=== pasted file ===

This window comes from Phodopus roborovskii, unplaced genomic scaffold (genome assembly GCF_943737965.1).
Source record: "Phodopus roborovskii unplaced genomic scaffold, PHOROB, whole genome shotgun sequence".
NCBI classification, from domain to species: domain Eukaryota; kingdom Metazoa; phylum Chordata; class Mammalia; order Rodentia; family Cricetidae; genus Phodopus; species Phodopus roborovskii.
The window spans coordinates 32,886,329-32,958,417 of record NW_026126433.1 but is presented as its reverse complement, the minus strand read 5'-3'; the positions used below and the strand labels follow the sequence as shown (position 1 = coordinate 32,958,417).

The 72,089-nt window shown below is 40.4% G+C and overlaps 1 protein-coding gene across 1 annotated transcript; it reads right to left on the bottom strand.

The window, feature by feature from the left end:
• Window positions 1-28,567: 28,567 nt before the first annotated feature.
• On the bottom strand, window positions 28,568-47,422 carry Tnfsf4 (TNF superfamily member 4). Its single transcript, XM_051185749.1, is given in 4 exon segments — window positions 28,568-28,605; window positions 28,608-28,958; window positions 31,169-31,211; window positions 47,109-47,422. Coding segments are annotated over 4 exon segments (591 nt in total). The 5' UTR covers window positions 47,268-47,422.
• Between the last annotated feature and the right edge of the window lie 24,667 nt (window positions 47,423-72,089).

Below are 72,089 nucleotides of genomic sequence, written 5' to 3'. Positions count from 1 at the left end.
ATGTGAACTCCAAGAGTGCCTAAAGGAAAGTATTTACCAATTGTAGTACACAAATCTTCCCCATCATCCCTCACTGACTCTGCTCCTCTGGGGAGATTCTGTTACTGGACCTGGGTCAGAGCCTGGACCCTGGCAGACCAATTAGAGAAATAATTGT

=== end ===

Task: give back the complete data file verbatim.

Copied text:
This window comes from Phodopus roborovskii, unplaced genomic scaffold (genome assembly GCF_943737965.1).
Source record: "Phodopus roborovskii unplaced genomic scaffold, PHOROB, whole genome shotgun sequence".
NCBI classification, from domain to species: domain Eukaryota; kingdom Metazoa; phylum Chordata; class Mammalia; order Rodentia; family Cricetidae; genus Phodopus; species Phodopus roborovskii.
The window spans coordinates 32,886,329-32,958,417 of record NW_026126433.1 but is presented as its reverse complement, the minus strand read 5'-3'; the positions used below and the strand labels follow the sequence as shown (position 1 = coordinate 32,958,417).

The 72,089-nt window shown below is 40.4% G+C and overlaps 1 protein-coding gene across 1 annotated transcript; it reads right to left on the bottom strand.

The window, feature by feature from the left end:
• Window positions 1-28,567: 28,567 nt before the first annotated feature.
• On the bottom strand, window positions 28,568-47,422 carry Tnfsf4 (TNF superfamily member 4). Its single transcript, XM_051185749.1, is given in 4 exon segments — window positions 28,568-28,605; window positions 28,608-28,958; window positions 31,169-31,211; window positions 47,109-47,422. Coding segments are annotated over 4 exon segments (591 nt in total). The 5' UTR covers window positions 47,268-47,422.
• Between the last annotated feature and the right edge of the window lie 24,667 nt (window positions 47,423-72,089).

Below are 72,089 nucleotides of genomic sequence, written 5' to 3'. Positions count from 1 at the left end.
ATGTGAACTCCAAGAGTGCCTAAAGGAAAGTATTTACCAATTGTAGTACACAAATCTTCCCCATCATCCCTCACTGACTCTGCTCCTCTGGGGAGATTCTGTTACTGGACCTGGGTCAGAGCCTGGACCCTGGCAGACCAATTAGAGAAATAATTGT